The video resources referenced in this topic stem from two sources: an instructor not at all associated or affiliated or (thus far) even known by those of us here at Lertap Central in Western Australia. He has put together a series of YouTube videos having to do with the installation and application of Lertap 5. Quite a nice job he's done, too -- he speaks clearly and his examples are excellent. Here are links to two of his productions; once you're in one of them there will be links to more Lertap-related videos:

YouTube Video TD1: Installing Lertap5

YouTube video TD2: Using Lertap 5

Below are links to some Flash-using videos made at Lertap Central in 2010. Video (1) is good if you suffer from insomnia; it has some good points, but is very long and the speaker sounds like he was on some sort of tranquilizer. Fortunately, the other videos are shorter, and note: some of the videos have corresponding "stories/themes" -- they're straightforward webpages, without "movies".



(1) SMA Inggris cooks tour (about 45 minutes; dated 11 August 2010)

The scene: this "story" involves the use of Lertap 5 for processing results for a "high-stakes" test, one where high reliability was desired but not quite realized. Lertap is used to answer the question: Why wasn't the reliability higher?

The dataset used in the video is from a 50-item English test, an exam found in the battery of national academic achievement tests used each year in Indonesian high schools. (SMA refers secondary education; Inggris = English.)

References: the first half of this video draws mostly from Chapters 2, 7, and 10 of the manual. The second half, starting at 27:20 minutes into the movie, uses quintile plots for "visual eye-tem analyses". There's a good reference for these plots, a very captivating read, indeed: it may be seen here.

Software: Windows 7 and Excel 2010 were used in the video. Results would be the same with Excel 2007, Excel 2010, Excel 2013, or, for the Mac, Excel 2011.


(2) SMA Inggris item fixes (14 minutes; dated 12 August 2010)

The scene: this "story" involves adjusting the scoring of three multiple-choice items so that they have more than one correct answer. Multiple subtests are set up so that the resulting new test scores can be compared to the original ones. Also demonstrated in the story is the easiest way to exclude items from scoring.

The dataset used in the video is from the same 50-item English test used in the story above.

The themes featured in the story may be seen here.

References: giving an item more than one correct answer involves the use of *mws control "cards". These are discussed in Chapter 3 of the manual, and also in Lelp (where you'd want to look at Example C10). Excluding an item may be accomplished in numerous ways; see Lelp. Scoring a test in multiple ways is accomplished by using multiple subtests; each subtest's *col control "card" will be the same.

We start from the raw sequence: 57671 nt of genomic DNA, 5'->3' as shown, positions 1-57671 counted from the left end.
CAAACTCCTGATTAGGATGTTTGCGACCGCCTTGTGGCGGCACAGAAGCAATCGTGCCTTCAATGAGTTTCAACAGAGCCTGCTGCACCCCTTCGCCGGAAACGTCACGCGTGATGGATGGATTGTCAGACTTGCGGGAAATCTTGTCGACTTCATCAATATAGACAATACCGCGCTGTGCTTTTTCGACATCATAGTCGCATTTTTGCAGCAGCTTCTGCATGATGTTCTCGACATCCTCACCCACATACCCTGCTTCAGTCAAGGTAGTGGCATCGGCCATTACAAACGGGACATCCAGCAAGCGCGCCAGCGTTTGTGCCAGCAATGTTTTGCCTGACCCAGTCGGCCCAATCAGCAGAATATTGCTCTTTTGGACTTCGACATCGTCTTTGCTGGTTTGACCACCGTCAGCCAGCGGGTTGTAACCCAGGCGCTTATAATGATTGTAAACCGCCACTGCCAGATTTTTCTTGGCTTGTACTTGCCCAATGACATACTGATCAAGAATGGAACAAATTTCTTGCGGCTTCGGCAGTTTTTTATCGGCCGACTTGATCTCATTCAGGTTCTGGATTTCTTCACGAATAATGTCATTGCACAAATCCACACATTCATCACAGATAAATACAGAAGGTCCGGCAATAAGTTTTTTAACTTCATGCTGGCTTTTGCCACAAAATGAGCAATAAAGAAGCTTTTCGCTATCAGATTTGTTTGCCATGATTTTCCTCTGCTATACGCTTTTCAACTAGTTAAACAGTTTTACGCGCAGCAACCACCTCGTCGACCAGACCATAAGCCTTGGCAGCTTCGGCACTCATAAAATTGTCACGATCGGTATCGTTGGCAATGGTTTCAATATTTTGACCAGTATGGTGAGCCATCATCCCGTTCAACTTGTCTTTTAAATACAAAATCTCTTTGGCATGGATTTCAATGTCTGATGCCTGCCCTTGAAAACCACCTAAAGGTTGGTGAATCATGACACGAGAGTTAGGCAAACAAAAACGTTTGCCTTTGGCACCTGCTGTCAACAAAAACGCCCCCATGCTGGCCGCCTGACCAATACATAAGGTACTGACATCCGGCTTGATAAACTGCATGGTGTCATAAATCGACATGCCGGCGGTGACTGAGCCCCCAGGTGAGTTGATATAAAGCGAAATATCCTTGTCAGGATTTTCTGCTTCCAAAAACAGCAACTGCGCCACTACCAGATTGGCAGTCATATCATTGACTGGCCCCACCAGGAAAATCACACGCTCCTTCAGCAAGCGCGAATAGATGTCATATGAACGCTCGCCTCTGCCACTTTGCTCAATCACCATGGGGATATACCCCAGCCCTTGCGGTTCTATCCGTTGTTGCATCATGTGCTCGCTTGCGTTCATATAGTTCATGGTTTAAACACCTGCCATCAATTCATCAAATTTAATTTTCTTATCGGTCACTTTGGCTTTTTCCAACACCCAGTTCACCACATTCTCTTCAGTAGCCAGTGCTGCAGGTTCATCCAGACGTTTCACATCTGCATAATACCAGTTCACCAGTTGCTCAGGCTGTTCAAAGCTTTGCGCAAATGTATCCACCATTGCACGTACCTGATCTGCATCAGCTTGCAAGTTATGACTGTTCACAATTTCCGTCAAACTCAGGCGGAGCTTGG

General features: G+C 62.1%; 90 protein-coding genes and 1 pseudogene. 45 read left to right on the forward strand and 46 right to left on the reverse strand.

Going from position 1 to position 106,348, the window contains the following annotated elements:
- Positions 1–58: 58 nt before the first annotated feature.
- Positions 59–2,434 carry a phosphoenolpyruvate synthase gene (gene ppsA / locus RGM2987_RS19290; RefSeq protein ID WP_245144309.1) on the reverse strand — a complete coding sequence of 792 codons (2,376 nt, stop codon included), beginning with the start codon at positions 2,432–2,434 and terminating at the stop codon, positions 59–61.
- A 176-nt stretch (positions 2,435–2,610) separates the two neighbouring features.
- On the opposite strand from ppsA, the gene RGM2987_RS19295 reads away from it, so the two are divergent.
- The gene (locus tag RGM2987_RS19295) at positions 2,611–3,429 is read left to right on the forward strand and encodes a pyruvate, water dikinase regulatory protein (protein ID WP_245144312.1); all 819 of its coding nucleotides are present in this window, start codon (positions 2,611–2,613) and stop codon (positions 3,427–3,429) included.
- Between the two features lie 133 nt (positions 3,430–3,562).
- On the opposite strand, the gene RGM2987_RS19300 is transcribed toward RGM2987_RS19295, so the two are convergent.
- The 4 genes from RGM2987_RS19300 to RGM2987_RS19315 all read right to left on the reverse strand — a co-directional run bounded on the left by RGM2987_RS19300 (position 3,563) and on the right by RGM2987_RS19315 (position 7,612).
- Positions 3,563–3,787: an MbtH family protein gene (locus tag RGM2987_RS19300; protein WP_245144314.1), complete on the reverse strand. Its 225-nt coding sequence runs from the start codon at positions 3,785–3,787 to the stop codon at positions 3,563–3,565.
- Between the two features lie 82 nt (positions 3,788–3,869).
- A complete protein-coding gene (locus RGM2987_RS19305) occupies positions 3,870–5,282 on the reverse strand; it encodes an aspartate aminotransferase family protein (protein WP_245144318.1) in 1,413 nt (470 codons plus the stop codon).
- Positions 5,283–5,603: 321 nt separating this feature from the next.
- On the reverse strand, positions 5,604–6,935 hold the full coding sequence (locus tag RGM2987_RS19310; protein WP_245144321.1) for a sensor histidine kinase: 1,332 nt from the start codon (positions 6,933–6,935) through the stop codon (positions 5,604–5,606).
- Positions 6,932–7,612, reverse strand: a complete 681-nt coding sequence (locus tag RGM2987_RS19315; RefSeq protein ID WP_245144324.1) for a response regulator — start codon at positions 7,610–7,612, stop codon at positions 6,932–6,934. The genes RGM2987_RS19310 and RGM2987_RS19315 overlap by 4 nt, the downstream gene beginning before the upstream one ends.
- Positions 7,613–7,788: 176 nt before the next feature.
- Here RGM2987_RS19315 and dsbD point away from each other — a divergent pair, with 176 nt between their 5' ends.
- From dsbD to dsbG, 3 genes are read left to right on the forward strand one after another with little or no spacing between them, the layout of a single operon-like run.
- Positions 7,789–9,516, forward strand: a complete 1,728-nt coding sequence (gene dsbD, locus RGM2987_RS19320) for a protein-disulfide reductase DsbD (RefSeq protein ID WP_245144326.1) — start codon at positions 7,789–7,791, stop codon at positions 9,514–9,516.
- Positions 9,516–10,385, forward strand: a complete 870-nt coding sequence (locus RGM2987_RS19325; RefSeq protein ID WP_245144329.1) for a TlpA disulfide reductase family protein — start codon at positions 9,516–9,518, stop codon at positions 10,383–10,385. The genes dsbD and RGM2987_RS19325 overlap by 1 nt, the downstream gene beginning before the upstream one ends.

(3) Trigonometry exam demonstration (20 minutes; 10 August 2010)

This video repeats much of what's seen in (1) but with a different dataset, a 40-item test with particularly good statistics (reliability of 0.92, and only two problematic items). Both types of quintile plots are extensively demonstrated and discussed. Well into the video, at the 14:28 mark, a discussion of the "IStats" report begins, with mention of such statistics as the "SMC", "tetrachoric correlations", "eigenvalues", and "principal components".

References: For more about IStats, see Chapter 10 of the manual, and, especially, Lelp. More about eigenvalues? Have got? Yes, try this read.


(4) Affective scale demonstration (16 minutes; dated 18 August 2010)

The scene: this "story" is based on an affective instrument with 48 Likert items (strongly disagree to strongly agree). The instrument had very low reliability when it was originally scored by a hasty graduate student. Detecting how to correct the scoring involved the use of a Lertap principal-components analysis (had the student paid attention to the wording of the original items, the p-comps analysis would have been unnecessary). The reliability of the instrument jumped to 0.90 once the new scoring procedure was in place.

The themes featured in the story may be seen here.

References: reversing the scoring of Likert items involves the use of a *pol control "card", as discussed in Chapter 6 of the manual, and also in Lelp. Lertap's support for principal components is mentioned in Lelp (where reference is also made to factor analysis); a captivating, inspiring discussion of principal components, scree plots, and their relationship to reliability, as indexed by coefficient alpha, may be found in this paper.


(5) Looking for group differences (29 minutes; dated 12 October 2010)

The scene: this group adventure tour uses a 50-item cognitive test from Indonesia, involving almost 17,000 high school students. The "Breakout score by groups" option is applied to see if there were differences in test performance by gender. Answering this question involves an analysis of variance, followed by a boxplot. This is followed, at the 11-minute mark, by use of "Ibreaks", the "Item responses by groups" option, used to see if there may have been response differences, by gender, on each of the 50 items. Response plots are created, more analysis of variance tables are drooled over, and then differential item functioning (DIF) methods are applied to index the extent of gender response differences, per item. (To see an example of how to create empirical DIF graphs, scroll in to just beyond the 24-minute mark.)

References: Lelp! Look to Lelp for the friendly web pages which underpin this tour. The "Breakout score by groups" option is here, and the material on "Ibreaks" is here. A truly top-flight, first class pdf file to download to your portable e-document reader can be had herewith.